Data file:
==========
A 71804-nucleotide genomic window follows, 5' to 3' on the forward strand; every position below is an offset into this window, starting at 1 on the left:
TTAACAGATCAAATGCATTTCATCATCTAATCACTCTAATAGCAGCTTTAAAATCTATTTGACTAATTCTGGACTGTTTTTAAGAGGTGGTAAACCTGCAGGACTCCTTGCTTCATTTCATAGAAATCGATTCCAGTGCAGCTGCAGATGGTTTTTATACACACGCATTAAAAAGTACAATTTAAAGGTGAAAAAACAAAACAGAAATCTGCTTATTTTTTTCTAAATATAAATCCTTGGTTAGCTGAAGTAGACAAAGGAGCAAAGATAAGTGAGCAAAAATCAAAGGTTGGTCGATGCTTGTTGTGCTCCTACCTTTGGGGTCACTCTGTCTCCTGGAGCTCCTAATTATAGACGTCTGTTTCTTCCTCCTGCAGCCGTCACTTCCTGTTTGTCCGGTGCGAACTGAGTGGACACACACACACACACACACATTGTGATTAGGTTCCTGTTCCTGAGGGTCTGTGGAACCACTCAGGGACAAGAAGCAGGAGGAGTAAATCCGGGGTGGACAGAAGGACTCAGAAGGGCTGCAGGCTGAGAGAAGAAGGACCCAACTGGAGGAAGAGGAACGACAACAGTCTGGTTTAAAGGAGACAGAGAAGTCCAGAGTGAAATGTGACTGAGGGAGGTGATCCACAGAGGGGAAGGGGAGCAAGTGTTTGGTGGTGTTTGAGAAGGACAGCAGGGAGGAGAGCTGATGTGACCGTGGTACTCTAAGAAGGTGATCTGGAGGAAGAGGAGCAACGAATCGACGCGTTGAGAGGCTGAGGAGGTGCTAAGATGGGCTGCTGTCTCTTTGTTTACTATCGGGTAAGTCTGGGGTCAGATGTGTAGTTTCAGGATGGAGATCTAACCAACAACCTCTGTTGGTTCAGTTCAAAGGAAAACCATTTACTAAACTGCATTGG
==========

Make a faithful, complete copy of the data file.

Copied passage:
A 71804-nucleotide genomic window follows, 5' to 3' on the forward strand; every position below is an offset into this window, starting at 1 on the left:
TTAACAGATCAAATGCATTTCATCATCTAATCACTCTAATAGCAGCTTTAAAATCTATTTGACTAATTCTGGACTGTTTTTAAGAGGTGGTAAACCTGCAGGACTCCTTGCTTCATTTCATAGAAATCGATTCCAGTGCAGCTGCAGATGGTTTTTATACACACGCATTAAAAAGTACAATTTAAAGGTGAAAAAACAAAACAGAAATCTGCTTATTTTTTTCTAAATATAAATCCTTGGTTAGCTGAAGTAGACAAAGGAGCAAAGATAAGTGAGCAAAAATCAAAGGTTGGTCGATGCTTGTTGTGCTCCTACCTTTGGGGTCACTCTGTCTCCTGGAGCTCCTAATTATAGACGTCTGTTTCTTCCTCCTGCAGCCGTCACTTCCTGTTTGTCCGGTGCGAACTGAGTGGACACACACACACACACACACATTGTGATTAGGTTCCTGTTCCTGAGGGTCTGTGGAACCACTCAGGGACAAGAAGCAGGAGGAGTAAATCCGGGGTGGACAGAAGGACTCAGAAGGGCTGCAGGCTGAGAGAAGAAGGACCCAACTGGAGGAAGAGGAACGACAACAGTCTGGTTTAAAGGAGACAGAGAAGTCCAGAGTGAAATGTGACTGAGGGAGGTGATCCACAGAGGGGAAGGGGAGCAAGTGTTTGGTGGTGTTTGAGAAGGACAGCAGGGAGGAGAGCTGATGTGACCGTGGTACTCTAAGAAGGTGATCTGGAGGAAGAGGAGCAACGAATCGACGCGTTGAGAGGCTGAGGAGGTGCTAAGATGGGCTGCTGTCTCTTTGTTTACTATCGGGTAAGTCTGGGGTCAGATGTGTAGTTTCAGGATGGAGATCTAACCAACAACCTCTGTTGGTTCAGTTCAAAGGAAAACCATTTACTAAACTGCATTGG